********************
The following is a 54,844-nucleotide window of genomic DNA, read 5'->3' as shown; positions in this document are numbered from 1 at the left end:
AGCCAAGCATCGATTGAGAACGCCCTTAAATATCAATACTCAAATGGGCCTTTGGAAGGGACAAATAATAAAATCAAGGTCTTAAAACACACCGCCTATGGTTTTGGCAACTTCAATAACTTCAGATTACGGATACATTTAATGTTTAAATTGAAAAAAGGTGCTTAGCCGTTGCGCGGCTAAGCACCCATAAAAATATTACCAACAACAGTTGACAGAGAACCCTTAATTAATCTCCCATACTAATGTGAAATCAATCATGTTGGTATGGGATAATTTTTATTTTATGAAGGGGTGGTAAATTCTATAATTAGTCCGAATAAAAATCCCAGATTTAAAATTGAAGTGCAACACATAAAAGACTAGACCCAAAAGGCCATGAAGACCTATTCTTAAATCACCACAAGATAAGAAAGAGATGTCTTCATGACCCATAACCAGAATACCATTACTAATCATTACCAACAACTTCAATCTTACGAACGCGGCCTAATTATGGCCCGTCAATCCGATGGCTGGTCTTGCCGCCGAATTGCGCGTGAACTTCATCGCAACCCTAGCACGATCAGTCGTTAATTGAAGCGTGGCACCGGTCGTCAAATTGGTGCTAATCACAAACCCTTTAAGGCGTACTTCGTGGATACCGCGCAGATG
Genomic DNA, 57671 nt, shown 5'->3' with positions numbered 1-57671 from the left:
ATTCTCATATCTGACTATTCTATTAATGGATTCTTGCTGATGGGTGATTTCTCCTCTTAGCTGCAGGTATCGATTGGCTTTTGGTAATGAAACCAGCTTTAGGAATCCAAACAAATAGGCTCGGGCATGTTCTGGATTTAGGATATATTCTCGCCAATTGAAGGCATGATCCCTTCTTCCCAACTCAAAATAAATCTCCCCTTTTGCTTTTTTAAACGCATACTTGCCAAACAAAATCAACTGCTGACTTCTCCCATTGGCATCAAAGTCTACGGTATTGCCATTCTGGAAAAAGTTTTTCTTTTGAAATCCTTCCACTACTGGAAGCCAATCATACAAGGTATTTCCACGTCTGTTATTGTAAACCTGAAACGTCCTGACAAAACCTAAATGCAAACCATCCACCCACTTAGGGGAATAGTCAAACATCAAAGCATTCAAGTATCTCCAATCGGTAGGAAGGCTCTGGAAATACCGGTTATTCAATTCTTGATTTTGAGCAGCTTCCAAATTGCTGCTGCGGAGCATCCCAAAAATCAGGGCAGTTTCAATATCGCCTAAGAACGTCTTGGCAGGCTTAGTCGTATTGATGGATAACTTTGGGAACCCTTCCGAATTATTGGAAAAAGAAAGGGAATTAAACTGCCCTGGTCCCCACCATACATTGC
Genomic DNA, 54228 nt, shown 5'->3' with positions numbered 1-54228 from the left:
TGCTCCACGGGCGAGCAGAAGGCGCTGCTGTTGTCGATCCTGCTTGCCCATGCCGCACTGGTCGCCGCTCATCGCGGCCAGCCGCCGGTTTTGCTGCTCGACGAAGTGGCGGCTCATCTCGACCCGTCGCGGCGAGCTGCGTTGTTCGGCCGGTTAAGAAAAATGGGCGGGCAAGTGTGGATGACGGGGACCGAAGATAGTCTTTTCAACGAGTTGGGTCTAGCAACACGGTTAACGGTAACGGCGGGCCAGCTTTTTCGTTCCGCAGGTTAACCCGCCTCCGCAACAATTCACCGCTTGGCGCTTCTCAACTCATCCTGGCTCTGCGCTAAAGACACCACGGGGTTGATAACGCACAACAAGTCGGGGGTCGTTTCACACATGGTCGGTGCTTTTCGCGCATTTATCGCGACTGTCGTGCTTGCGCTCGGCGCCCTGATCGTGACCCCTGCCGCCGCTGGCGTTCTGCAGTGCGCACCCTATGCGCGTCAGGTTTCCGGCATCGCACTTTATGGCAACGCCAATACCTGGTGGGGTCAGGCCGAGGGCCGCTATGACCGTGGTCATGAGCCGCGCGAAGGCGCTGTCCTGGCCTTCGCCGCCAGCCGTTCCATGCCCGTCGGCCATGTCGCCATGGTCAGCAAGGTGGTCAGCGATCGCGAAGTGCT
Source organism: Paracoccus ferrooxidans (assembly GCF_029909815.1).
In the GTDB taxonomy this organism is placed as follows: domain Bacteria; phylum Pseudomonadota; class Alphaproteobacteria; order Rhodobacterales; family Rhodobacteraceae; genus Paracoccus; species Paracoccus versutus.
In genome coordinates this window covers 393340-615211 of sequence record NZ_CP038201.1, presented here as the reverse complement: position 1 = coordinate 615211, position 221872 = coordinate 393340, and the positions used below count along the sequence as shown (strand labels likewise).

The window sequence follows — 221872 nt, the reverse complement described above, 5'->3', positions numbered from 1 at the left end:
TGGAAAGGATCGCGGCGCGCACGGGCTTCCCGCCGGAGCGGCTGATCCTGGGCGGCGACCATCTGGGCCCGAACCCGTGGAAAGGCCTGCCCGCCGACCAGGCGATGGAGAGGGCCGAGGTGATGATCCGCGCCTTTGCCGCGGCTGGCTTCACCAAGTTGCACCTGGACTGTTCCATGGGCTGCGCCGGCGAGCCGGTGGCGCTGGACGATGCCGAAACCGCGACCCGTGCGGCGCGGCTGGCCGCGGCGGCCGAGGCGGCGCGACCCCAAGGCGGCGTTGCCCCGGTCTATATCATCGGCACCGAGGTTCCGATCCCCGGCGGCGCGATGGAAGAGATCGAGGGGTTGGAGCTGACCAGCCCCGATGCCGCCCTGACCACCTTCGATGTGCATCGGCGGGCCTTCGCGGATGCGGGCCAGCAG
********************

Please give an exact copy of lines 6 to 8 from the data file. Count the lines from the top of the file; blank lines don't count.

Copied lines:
TGCTCCACGGGCGAGCAGAAGGCGCTGCTGTTGTCGATCCTGCTTGCCCATGCCGCACTGGTCGCCGCTCATCGCGGCCAGCCGCCGGTTTTGCTGCTCGACGAAGTGGCGGCTCATCTCGACCCGTCGCGGCGAGCTGCGTTGTTCGGCCGGTTAAGAAAAATGGGCGGGCAAGTGTGGATGACGGGGACCGAAGATAGTCTTTTCAACGAGTTGGGTCTAGCAACACGGTTAACGGTAACGGCGGGCCAGCTTTTTCGTTCCGCAGGTTAACCCGCCTCCGCAACAATTCACCGCTTGGCGCTTCTCAACTCATCCTGGCTCTGCGCTAAAGACACCACGGGGTTGATAACGCACAACAAGTCGGGGGTCGTTTCACACATGGTCGGTGCTTTTCGCGCATTTATCGCGACTGTCGTGCTTGCGCTCGGCGCCCTGATCGTGACCCCTGCCGCCGCTGGCGTTCTGCAGTGCGCACCCTATGCGCGTCAGGTTTCCGGCATCGCACTTTATGGCAACGCCAATACCTGGTGGGGTCAGGCCGAGGGCCGCTATGACCGTGGTCATGAGCCGCGCGAAGGCGCTGTCCTGGCCTTCGCCGCCAGCCGTTCCATGCCCGTCGGCCATGTCGCCATGGTCAGCAAGGTGGTCAGCGATCGCGAAGTGCT
Source organism: Paracoccus ferrooxidans (assembly GCF_029909815.1).
In the GTDB taxonomy this organism is placed as follows: domain Bacteria; phylum Pseudomonadota; class Alphaproteobacteria; order Rhodobacterales; family Rhodobacteraceae; genus Paracoccus; species Paracoccus versutus.